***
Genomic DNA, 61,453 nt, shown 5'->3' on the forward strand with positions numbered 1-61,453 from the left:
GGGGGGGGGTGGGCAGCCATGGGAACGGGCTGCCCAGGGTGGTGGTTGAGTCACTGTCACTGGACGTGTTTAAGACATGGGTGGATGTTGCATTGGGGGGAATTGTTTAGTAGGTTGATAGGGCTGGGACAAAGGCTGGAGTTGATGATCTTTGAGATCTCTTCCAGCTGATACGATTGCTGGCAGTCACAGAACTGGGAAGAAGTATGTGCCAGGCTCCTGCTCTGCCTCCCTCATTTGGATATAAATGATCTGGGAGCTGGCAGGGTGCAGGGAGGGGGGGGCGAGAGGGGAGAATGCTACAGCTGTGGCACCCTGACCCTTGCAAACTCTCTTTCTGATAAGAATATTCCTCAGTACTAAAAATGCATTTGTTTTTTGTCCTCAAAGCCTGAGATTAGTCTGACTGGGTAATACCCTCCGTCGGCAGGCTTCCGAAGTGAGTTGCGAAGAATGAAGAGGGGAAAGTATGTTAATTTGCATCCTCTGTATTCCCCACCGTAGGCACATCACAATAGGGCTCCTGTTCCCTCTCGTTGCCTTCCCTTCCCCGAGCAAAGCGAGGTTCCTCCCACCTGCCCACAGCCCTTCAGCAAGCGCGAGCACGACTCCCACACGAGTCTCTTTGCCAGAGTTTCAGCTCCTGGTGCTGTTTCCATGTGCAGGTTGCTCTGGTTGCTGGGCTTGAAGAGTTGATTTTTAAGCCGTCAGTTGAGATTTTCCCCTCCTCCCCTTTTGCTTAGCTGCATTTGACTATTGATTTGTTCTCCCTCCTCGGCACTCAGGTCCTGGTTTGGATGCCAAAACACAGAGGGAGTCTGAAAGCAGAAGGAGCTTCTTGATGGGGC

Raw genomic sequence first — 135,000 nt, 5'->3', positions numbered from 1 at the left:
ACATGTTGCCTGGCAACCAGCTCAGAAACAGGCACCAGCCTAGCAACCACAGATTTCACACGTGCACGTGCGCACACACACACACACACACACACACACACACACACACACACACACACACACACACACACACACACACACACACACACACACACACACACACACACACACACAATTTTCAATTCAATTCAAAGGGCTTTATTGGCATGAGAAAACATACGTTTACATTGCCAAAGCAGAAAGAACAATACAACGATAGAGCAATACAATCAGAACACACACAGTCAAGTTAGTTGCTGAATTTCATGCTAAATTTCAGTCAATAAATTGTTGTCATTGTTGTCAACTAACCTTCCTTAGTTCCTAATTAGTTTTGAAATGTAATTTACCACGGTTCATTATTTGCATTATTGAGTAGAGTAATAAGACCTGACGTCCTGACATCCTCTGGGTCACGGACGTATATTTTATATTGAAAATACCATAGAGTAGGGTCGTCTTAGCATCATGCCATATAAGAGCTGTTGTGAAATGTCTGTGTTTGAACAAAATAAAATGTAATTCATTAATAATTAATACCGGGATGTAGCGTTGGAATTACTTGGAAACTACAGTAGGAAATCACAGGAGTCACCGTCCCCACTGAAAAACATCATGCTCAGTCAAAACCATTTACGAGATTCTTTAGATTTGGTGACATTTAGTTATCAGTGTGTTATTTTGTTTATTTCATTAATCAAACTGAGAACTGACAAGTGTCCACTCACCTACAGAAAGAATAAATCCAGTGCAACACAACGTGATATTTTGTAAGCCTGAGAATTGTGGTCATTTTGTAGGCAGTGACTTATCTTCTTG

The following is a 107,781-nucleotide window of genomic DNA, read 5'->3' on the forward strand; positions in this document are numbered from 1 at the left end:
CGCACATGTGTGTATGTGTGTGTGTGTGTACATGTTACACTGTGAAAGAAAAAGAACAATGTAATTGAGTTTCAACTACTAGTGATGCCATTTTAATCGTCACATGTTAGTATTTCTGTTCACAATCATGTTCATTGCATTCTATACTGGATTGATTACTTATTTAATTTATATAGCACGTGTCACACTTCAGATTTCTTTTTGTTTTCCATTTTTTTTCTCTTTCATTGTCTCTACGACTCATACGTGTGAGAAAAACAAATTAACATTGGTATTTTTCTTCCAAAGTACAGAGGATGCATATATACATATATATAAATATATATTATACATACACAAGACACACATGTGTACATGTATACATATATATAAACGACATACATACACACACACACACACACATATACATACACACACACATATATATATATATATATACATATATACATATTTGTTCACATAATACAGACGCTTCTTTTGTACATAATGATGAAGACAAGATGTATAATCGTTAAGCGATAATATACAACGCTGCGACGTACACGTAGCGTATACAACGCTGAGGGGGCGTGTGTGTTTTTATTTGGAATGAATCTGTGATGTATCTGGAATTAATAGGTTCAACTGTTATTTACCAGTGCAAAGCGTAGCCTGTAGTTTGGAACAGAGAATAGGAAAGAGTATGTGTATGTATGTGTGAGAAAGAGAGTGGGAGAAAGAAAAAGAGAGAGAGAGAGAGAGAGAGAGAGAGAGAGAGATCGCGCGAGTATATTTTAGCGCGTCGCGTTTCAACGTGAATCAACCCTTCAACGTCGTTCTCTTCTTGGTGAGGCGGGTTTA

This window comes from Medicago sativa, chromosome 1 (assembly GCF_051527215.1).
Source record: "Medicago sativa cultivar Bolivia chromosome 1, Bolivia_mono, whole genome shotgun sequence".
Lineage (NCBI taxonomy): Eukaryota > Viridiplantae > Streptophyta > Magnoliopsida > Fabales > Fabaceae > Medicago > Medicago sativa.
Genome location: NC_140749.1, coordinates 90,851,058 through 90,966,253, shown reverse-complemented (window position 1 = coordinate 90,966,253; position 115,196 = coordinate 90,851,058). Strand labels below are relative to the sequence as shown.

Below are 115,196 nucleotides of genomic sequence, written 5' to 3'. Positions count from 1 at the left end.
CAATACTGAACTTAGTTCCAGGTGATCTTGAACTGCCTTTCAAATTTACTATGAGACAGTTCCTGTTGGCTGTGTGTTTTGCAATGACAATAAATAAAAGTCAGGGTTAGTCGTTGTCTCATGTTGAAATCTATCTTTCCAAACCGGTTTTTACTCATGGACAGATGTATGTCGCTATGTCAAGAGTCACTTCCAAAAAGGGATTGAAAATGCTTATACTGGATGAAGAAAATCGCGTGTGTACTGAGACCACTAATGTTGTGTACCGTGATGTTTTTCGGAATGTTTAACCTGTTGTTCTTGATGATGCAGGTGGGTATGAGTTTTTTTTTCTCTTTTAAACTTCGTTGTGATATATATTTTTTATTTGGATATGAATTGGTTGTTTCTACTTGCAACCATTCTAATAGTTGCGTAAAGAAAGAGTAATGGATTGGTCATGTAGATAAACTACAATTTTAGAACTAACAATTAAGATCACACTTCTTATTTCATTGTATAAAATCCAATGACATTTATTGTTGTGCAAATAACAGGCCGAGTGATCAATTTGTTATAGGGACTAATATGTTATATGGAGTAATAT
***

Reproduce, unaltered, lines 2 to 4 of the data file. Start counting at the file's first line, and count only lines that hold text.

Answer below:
GGGGGGGGGTGGGCAGCCATGGGAACGGGCTGCCCAGGGTGGTGGTTGAGTCACTGTCACTGGACGTGTTTAAGACATGGGTGGATGTTGCATTGGGGGGAATTGTTTAGTAGGTTGATAGGGCTGGGACAAAGGCTGGAGTTGATGATCTTTGAGATCTCTTCCAGCTGATACGATTGCTGGCAGTCACAGAACTGGGAAGAAGTATGTGCCAGGCTCCTGCTCTGCCTCCCTCATTTGGATATAAATGATCTGGGAGCTGGCAGGGTGCAGGGAGGGGGGGGCGAGAGGGGAGAATGCTACAGCTGTGGCACCCTGACCCTTGCAAACTCTCTTTCTGATAAGAATATTCCTCAGTACTAAAAATGCATTTGTTTTTTGTCCTCAAAGCCTGAGATTAGTCTGACTGGGTAATACCCTCCGTCGGCAGGCTTCCGAAGTGAGTTGCGAAGAATGAAGAGGGGAAAGTATGTTAATTTGCATCCTCTGTATTCCCCACCGTAGGCACATCACAATAGGGCTCCTGTTCCCTCTCGTTGCCTTCCCTTCCCCGAGCAAAGCGAGGTTCCTCCCACCTGCCCACAGCCCTTCAGCAAGCGCGAGCACGACTCCCACACGAGTCTCTTTGCCAGAGTTTCAGCTCCTGGTGCTGTTTCCATGTGCAGGTTGCTCTGGTTGCTGGGCTTGAAGAGTTGATTTTTAAGCCGTCAGTTGAGATTTTCCCCTCCTCCCCTTTTGCTTAGCTGCATTTGACTATTGATTTGTTCTCCCTCCTCGGCACTCAGGTCCTGGTTTGGATGCCAAAACACAGAGGGAGTCTGAAAGCAGAAGGAGCTTCTTGATGGGGC

Raw genomic sequence first — 135,000 nt, 5'->3', positions numbered from 1 at the left:
ACATGTTGCCTGGCAACCAGCTCAGAAACAGGCACCAGCCTAGCAACCACAGATTTCACACGTGCACGTGCGCACACACACACACACACACACACACACACACACACACACACACACACACACACACACACACACACACACACACACACACACACACACACACACACACACACAATTTTCAATTCAATTCAAAGGGCTTTATTGGCATGAGAAAACATACGTTTACATTGCCAAAGCAGAAAGAACAATACAACGATAGAGCAATACAATCAGAACACACACAGTCAAGTTAGTTGCTGAATTTCATGCTAAATTTCAGTCAATAAATTGTTGTCATTGTTGTCAACTAACCTTCCTTAGTTCCTAATTAGTTTTGAAATGTAATTTACCACGGTTCATTATTTGCATTATTGAGTAGAGTAATAAGACCTGACGTCCTGACATCCTCTGGGTCACGGACGTATATTTTATATTGAAAATACCATAGAGTAGGGTCGTCTTAGCATCATGCCATATAAGAGCTGTTGTGAAATGTCTGTGTTTGAACAAAATAAAATGTAATTCATTAATAATTAATACCGGGATGTAGCGTTGGAATTACTTGGAAACTACAGTAGGAAATCACAGGAGTCACCGTCCCCACTGAAAAACATCATGCTCAGTCAAAACCATTTACGAGATTCTTTAGATTTGGTGACATTTAGTTATCAGTGTGTTATTTTGTTTATTTCATTAATCAAACTGAGAACTGACAAGTGTCCACTCACCTACAGAAAGAATAAATCCAGTGCAACACAACGTGATATTTTGTAAGCCTGAGAATTGTGGTCATTTTGTAGGCAGTGACTTATCTTCTTG